Hensley's Practical Approach to Cardiothoracic Anesthesia

16. Anesthetic Considerations for Surgical Myectomy in Patients With Hypertrophic Cardiomyopathy 351

surgical success. While some patients have elevated pulmonary pressures typically related to postcapillary pulmonary hypertension, we rarely initiate milrinone intraoperatively be cause it can decrease systemic vascular resistance and exacerbate SAM. Post-cardiopulmo nary bypass coagulopathy is uncommon, and blood product transfusion is rarely required. CLINICAL PEARL Goals of intraoperative management include maintenance of LV preload and afterload, avoidance of tachycardia, and suppression of myocardial hypercontractility as needed. Hemodynamic swings in re sponse to anesthesia and surgery are not uncommon. Emergency drugs, such as phenylephrine, vaso pressin, esmolol, and calcium chloride should be ready to use. Careful de-airing is recommended before separation from bypass. C. Intraoperative Monitoring In addition to standard monitors recommended by the American Society of Anesthesiology, invasive blood pressure monitoring and central venous access are required. A pulmonary ar tery catheter allows an assessment of pulmonary artery pressure, which is frequently elevated. Many patients have decreased cardiac output at baseline; both parameters are expected to improve after a successful myectomy. TTE and TEE are essential in identifying the distribution of LV hypertrophy, MR and LVOT gradient severity, mitral valve anatomy, and the presence of SAM (Figures 16.2, 16.3). TEE imaging should be performed preceding cardiopulmonary bypass in all cases. At some centers, direct needle measurements of the gradient between the LV and the aorta are checked before and after cardiopulmonary bypass to assess the adequacy of relief of LVOT obstruction. Of note, it is not uncommon to observe some discrepancy in hemodynamic values character izing LVOT obstruction preoperatively and in the operating room under general anesthesia. 21 Before the institution of cardiopulmonary bypass, a 2.5-inch, 22-G spinal needle is inserted into the aorta near the inflow cannula, and a 3.5-inch, 22-G spinal needle is inserted through the right ventricle and septum into the LV (Figure 16.5A). Simultaneous pressures at both locations are measured to calculate the gradient. The surgeon then induces a premature ven tricular contraction by gently tapping the heart to accentuate any transaortic gradient, the Brockenbrough-Braunwald-Morrow response (Figure 16.5B). 22,23 In some patients, we use a bolus of isoproterenol 4-12 μg IV to unmask a latent gradient. It is useful to have IV esmolol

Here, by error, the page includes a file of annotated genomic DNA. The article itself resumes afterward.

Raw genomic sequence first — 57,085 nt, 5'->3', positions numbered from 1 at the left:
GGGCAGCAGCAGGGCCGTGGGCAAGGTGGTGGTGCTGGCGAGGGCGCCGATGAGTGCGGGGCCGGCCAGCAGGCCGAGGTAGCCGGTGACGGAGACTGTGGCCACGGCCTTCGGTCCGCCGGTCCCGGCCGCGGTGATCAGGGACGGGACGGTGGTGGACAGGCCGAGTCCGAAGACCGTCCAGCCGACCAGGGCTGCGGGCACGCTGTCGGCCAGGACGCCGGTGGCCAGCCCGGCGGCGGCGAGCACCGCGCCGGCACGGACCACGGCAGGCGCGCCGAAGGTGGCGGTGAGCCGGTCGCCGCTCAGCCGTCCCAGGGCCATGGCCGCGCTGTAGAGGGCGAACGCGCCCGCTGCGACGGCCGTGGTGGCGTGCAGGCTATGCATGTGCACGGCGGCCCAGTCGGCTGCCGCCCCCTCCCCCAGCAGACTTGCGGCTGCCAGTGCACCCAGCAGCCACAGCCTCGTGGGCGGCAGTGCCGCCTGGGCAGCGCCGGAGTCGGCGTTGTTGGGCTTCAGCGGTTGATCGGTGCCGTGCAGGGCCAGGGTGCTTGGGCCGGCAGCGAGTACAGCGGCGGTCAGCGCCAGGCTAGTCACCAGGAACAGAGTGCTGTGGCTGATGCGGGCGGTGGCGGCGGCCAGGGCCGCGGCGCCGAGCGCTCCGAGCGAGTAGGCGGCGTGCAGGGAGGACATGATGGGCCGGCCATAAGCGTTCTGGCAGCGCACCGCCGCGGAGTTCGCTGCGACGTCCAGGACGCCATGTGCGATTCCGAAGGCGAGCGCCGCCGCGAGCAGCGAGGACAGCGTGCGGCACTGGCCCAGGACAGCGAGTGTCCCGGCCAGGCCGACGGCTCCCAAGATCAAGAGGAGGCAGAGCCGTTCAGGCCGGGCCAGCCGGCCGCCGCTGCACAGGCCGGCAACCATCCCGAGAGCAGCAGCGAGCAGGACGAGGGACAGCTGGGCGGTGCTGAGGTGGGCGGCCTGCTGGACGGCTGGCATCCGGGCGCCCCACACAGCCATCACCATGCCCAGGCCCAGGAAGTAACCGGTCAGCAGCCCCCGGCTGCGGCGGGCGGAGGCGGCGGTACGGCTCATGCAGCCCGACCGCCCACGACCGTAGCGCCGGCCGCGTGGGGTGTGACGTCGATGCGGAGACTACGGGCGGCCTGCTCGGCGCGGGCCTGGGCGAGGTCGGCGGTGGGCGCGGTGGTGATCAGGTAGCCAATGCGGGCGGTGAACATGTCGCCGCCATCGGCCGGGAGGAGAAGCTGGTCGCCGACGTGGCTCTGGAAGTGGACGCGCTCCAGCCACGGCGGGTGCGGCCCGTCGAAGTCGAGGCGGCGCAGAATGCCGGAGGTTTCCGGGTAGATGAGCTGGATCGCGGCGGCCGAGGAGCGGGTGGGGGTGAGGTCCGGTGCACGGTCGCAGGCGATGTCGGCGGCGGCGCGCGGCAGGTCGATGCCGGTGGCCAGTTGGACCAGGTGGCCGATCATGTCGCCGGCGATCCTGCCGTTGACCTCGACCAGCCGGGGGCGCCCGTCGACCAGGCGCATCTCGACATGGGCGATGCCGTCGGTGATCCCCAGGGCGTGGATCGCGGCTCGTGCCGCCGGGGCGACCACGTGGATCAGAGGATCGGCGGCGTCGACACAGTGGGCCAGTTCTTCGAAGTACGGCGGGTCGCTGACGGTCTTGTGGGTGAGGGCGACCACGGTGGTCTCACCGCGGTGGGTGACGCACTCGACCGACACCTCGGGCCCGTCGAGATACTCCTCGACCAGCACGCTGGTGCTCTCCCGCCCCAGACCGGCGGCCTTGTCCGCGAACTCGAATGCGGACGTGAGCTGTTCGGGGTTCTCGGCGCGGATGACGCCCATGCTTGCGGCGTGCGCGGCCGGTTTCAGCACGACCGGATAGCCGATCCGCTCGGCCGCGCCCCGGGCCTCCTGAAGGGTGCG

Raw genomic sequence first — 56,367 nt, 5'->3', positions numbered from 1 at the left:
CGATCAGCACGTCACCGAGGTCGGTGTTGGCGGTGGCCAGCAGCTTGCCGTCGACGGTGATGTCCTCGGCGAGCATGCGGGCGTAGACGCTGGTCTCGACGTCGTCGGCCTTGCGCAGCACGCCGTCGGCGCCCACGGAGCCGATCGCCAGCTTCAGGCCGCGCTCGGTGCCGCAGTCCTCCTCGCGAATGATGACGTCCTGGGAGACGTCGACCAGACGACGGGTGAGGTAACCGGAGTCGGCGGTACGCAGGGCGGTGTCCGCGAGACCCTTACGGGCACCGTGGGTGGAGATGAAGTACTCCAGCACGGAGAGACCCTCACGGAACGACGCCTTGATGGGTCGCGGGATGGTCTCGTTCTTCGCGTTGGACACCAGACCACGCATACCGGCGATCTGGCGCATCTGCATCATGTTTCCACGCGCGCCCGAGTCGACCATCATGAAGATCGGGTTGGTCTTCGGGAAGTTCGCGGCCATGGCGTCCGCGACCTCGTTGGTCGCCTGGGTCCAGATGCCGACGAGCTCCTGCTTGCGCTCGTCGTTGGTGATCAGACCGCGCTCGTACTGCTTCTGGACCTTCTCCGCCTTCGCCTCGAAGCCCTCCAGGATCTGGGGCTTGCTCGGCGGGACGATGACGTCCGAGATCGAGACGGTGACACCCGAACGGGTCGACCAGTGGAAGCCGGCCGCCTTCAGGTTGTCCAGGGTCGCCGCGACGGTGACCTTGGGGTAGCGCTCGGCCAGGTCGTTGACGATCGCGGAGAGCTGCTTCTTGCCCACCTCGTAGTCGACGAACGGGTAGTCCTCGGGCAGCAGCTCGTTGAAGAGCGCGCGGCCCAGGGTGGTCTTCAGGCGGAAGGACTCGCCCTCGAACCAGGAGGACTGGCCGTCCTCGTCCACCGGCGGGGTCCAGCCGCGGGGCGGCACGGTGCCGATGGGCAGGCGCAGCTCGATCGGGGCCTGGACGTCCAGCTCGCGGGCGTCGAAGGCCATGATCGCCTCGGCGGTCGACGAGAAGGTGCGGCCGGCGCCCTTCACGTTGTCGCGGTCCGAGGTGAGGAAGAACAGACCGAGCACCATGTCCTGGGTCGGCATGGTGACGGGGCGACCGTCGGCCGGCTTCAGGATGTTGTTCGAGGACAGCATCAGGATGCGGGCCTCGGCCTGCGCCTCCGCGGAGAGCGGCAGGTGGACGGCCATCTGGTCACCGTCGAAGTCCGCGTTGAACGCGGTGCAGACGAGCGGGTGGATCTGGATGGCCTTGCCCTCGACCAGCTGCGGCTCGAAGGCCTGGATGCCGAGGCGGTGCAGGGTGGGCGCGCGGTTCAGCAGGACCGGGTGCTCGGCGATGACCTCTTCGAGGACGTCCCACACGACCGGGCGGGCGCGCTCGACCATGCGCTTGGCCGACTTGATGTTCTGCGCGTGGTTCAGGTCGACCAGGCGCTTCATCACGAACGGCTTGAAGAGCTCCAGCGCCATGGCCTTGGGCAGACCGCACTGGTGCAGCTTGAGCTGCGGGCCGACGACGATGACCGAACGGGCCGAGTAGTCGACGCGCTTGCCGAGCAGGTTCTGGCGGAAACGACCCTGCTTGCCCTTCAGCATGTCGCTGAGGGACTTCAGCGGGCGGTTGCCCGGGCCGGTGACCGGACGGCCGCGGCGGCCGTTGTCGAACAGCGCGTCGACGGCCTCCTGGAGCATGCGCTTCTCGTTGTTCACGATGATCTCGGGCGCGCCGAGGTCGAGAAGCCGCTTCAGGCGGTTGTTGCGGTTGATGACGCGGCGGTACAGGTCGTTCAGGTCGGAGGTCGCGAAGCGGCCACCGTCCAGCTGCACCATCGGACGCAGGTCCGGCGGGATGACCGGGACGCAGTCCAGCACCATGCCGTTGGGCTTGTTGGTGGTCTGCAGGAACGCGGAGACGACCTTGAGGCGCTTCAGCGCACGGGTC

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FIGURE 16.5 Intracavitary gradients determined by direct needle measurements of peak-to-peak pressures between the aorta and the left ventricle. (A) Positioning of the needles in left ventricle and aorta. (B) Arterial and left ventricu lar pressure tracing. Note two important changes after induced premature ventricular contraction: a decline in a pulse pressure on arterial pressure tracing and increase in a gradient between the left ventricle and the aorta. (Used with per mission of Mayo Foundation for Medical Education and Research. All rights reserved.)

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